The Luyas do supply some exquisite instrumental ingredients--a French horn sent through pedals, an obscure zither-like contraption called the Moodswinger, and various electronic effects--but they have a tough time making anything memorable out of them. Timidity eventually renders their work tedious.
    • 68 Metascore
    • 37 Critic Score
    Long on tweedly solos, rambling structures, and songs about being trapped in space and time, Prior to the Fire--love the title, dudes, despite my disappointment--is sure to satisfy hardcore stoner-metal devotees with no fear of the occasional eight-minute track length. Everybody else should seek out "Hello Master."
    • 68 Metascore
    • 25 Critic Score
    The songs, a handful of covers and about a dozen originals, aren't terrible, but the ukulele gets really old, really quick.
    • 67 Metascore
    • 37 Critic Score
    Argos's unrepentant superstar imitations aside, Brilliant! Tragic! holds some well-written standouts.
    • 67 Metascore
    • 37 Critic Score
    The music simply crawls by in a maddeningly static mid-tempo blur, going about its melancholy business on the way to nowhere.
    • 66 Metascore
    • 25 Critic Score
    The collection itself is haphazard; what's worse is that the individual tracks build and remain suspended in mid air by very thin and awkward threads, rarely growing into full-fledged arrangements.
    • 65 Metascore
    • 37 Critic Score
    Beady Eye's eagerly awaited debut represents Liam Gallagher's uninspiring foray into the spotlight without Noel, his battle-weary brother and Oasis's chief songwriter.
    • 64 Metascore
    • 25 Critic Score
    Davis-Jeffers sounds bored throughout The Flexible Entertainer, and her languid, half-rapped vocals are entirely affectless.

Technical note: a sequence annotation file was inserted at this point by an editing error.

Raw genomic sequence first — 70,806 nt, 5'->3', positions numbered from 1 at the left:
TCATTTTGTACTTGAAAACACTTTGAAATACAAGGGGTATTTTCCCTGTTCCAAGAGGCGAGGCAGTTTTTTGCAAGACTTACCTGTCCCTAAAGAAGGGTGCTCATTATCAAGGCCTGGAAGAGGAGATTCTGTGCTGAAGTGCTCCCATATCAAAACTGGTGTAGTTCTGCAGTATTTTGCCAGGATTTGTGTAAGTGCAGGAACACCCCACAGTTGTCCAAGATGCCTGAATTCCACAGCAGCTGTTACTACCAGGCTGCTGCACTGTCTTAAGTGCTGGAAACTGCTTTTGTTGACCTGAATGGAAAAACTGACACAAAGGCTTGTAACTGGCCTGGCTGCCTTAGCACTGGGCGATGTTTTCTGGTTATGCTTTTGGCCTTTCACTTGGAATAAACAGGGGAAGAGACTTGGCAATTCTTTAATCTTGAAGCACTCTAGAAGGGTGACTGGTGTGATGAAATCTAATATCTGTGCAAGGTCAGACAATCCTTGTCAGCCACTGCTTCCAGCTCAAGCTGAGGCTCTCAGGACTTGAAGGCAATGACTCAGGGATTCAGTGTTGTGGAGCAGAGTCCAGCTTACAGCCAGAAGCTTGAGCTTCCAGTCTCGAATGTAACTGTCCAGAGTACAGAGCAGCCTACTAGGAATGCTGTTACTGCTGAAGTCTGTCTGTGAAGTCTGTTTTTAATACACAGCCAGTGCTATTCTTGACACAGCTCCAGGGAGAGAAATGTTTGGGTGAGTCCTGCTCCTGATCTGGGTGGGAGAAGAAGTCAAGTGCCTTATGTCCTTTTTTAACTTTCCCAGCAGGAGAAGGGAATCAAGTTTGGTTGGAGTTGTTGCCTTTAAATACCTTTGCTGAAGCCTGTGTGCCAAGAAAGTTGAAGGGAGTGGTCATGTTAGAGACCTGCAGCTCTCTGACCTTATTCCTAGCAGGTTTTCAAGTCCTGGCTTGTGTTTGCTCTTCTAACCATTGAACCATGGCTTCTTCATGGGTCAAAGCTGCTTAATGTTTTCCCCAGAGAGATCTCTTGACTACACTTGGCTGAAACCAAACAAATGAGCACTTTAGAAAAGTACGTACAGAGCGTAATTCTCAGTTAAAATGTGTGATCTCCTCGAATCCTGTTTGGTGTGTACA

• 64 Metascore
    • 37 Critic Score
    Gordon isn’t much of a tune man; his melodies rarely take a memorable shape here, and his adenoidal singing turns what he does have into open-mic mush. The lyrics, too, are on a pretty low burn.
    • 64 Metascore
    • 10 Critic Score
    If Esben and the Witch don't quell their sonic histrionics, they may not get a second curtain call.
    • 64 Metascore
    • 25 Critic Score
    This may work as a singles record, but it lacks the depth to hold much interest.
    • 64 Metascore
    • 37 Critic Score
    WYWH is a darker, thinner, more digitized affair whose only compelling moments come courtesy of a new-found sex appeal of the disco variety.
    • 63 Metascore
    • 37 Critic Score
    Throughout, you can feel the tension between RJ's desire to make something real, in spite of his limitations as a performer, and his discomfort with his true strengths in sample-based pastiche. In the end, it's a colossal waste of talent and time.
    • 62 Metascore
    • 37 Critic Score
    Even Folds’s knack for a well-placed f-bomb has devolved into a lazy device masquerading as irreverence. His attitude may remain young at heart, but his irony’s over the hill.
    • 62 Metascore
    • 37 Critic Score
    Lifeless and boring.
    • 62 Metascore
    • 37 Critic Score
    The pointlessness is grating. XI Versions' final three songs do show signs of life--Animal Collective, Walls, and Pantha himself manage to work up a buzz--but they can't compensate for time killers by Lawrence, Carsten, and Efdemin that make inoffensiveness offensive.